Tag Archives: AFROTC Detachment 790

TSU honors military service men and women with Veterans Day program

NASHVILLE, Tenn. (TSU News Service) –  Tennessee State University honored the retired men and women of our nation’s armed forces during its annual Veterans Day celebration. The program featured TSU cadets, students, and guest speaker Chief Operating Officer and retired Lt. General Jason Evans.  The event was held in Poag Auditorium. Evans encouraged people to never forget and always honor those who fought for us.

AFROTC Det. 790 performing the ceremonial act of presenting and displaying the national flag, also known as, “posting the colors.

“As we recognize those that have served our nation with honor and distinction, veterans have earned our undying gratitude,” said Lt. General Evans. “As a nation we must ensure that we never forget the services and sacrifices of our veterans.”

Cadet Madison Taylor shared how proud he was to be a part of the program and to see TSU celebrating veterans.

“I think the University observing this day was amazing,” Taylor said.

“It goes to show that veterans do have support and appreciation out there for their services and commitment. We united as a community and honored those who have defended our freedoms.”

Tribute Speaker, Retired Lt. General Jason Evans

Taylor’s fellow cadet, Deja Story, agreed with him on the significant of the observance. Story, a mathematical science major, expressed her gratitude toward veterans and also what it meant to her for TSU to observe Veterans Day annually and in this manner.

“This makes me feel proud that I go to this university and that the day is being observed because sometimes veterans are overlooked in everyday life. This was our chance to give thanks to those who have selflessly aided to the defense and well-being of our nation.”

Tennessee State University is a “Certified Vets Campus.” This designation means that the University provides support services especially for veterans in an effort to ease their transition from military service to college life.

TSU Welcomes first African American Female crew member of Air Force One                 

By Angel Higgins

Senior Master Sergeant Wanda Joell visited the TSU as a part of an Academic Lecture Series

NASHVILLE, Tenn. (TSU News Service) – Tennessee State University had the pleasure of welcoming Senior Master Sergeant Wanda Joell as guest speaker for the “Dreams In Flight” Academic Workshop. Sergeant Joell is the first African American female to serve as a permanent Presidential crew member aboard Air Force One. Her visit to campus was a part of the John Merritt Classic 25th Anniversary Celebration.

Guest speaker Senior Master Sergeant Wanda Joell speaks at the Dreams In Flight Workshop at TSU.

Students were able to ask Sergeant Joell questions about her time in the Air Force and being a part of Air Force One, in addition to what it was like to serve 4 presidents. This included former Presidents George H.W. Bush, Bill Clinton, George W. Bush, and Barack Obama.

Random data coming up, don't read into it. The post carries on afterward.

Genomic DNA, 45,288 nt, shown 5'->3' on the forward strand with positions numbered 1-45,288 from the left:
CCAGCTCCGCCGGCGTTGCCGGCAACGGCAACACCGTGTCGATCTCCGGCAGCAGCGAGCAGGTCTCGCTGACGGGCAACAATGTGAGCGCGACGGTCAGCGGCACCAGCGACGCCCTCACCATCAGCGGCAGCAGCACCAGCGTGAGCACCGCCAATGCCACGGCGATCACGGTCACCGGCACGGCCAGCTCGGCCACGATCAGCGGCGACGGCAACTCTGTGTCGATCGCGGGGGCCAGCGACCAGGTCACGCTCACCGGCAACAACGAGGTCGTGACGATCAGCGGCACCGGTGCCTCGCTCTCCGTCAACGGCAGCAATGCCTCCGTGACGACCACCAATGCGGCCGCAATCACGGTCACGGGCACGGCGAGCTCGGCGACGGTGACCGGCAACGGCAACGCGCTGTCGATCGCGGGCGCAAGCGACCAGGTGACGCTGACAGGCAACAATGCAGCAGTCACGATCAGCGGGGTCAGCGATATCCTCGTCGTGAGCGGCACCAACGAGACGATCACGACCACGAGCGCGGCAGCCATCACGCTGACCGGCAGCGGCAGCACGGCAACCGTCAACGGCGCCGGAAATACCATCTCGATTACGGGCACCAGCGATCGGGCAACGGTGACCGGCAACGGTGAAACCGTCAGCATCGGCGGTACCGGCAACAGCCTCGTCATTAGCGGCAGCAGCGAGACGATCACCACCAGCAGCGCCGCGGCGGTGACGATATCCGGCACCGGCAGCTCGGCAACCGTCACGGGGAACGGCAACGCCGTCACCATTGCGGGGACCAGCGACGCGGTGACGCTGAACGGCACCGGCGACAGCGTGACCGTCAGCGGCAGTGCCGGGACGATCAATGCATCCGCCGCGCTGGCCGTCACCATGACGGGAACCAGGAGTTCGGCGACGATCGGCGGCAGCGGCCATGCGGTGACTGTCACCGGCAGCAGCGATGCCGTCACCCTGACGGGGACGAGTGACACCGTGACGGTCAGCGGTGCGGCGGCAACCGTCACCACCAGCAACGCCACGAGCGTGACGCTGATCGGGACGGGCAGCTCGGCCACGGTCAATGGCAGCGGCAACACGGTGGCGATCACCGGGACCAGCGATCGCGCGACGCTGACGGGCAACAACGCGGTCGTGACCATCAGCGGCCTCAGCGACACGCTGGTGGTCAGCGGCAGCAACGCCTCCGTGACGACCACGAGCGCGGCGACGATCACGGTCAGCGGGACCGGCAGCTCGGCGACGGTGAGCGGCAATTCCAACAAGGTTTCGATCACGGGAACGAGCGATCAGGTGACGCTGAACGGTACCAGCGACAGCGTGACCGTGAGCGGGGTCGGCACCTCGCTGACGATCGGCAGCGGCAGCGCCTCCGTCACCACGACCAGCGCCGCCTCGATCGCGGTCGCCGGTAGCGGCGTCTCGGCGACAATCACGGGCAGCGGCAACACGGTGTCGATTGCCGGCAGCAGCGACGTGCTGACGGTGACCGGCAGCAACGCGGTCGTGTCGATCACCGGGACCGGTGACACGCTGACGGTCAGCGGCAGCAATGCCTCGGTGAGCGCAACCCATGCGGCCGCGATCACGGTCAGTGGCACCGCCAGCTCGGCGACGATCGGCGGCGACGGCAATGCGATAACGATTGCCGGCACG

ROTC Cadet Jaiden Walker said his big takeaway from the workshop was to always be prepared for new opportunities planned or unplanned.

 “Sergeant Joell inspired me to stay prepared because it is always opportunities that we never really thought of,” said Walker, a junior majoring in political science and mass communications.   

“As long as you stay prepared, whatever opportunities do come your way, you can take advantage of them.”

The trailblazing presidential flight crew member said she hopes that the workshop inspired students to never give up and keep chasing their dreams and goals in life.

“I hope I made a difference in at least one person’s life. It was important to me to try to inspire and make a difference.” She is working on a book called, ‘Dreams in Flight’ that tells the whole story of how her career started and what she is doing now.

From left to right, guest speaker Senior Master Sergeant Wanda Joell, Dr. Melton, Dr. Smith and Lt. Col Cash, posing with a statue replica and picture of Air Force One and a signed photo from former President Barack Obama.

Sergeant Joell grew up in Bermuda and always dreamed of leaving the small island to see the world. She made that dream come true by joining the US Air Force when she was 22 years old. While leaving Bermuda she encountered a flight attendant boarding Air Force One and had another dream she wanted to fulfill, being a flight attendant aboard the same aircraft one day.

“I got inspired by a flight attendant when I was leaving Bermuda, and I loved her compassion towards me. She made me want to fulfill that dream.”

From that point on, Sergeant Joell started to pave a pathway to be a flight attendant aboard Air Force One. Over the span of 2 years and countless documents submitted, she finally got the call she had been waiting for, a call to see if she was a good fit by doing a test flight.

“The Chief flight attendant told me he wanted to see if I could work well and play well with the other crew members.” According to her recommendation, she passed with “flying colors” and was hired.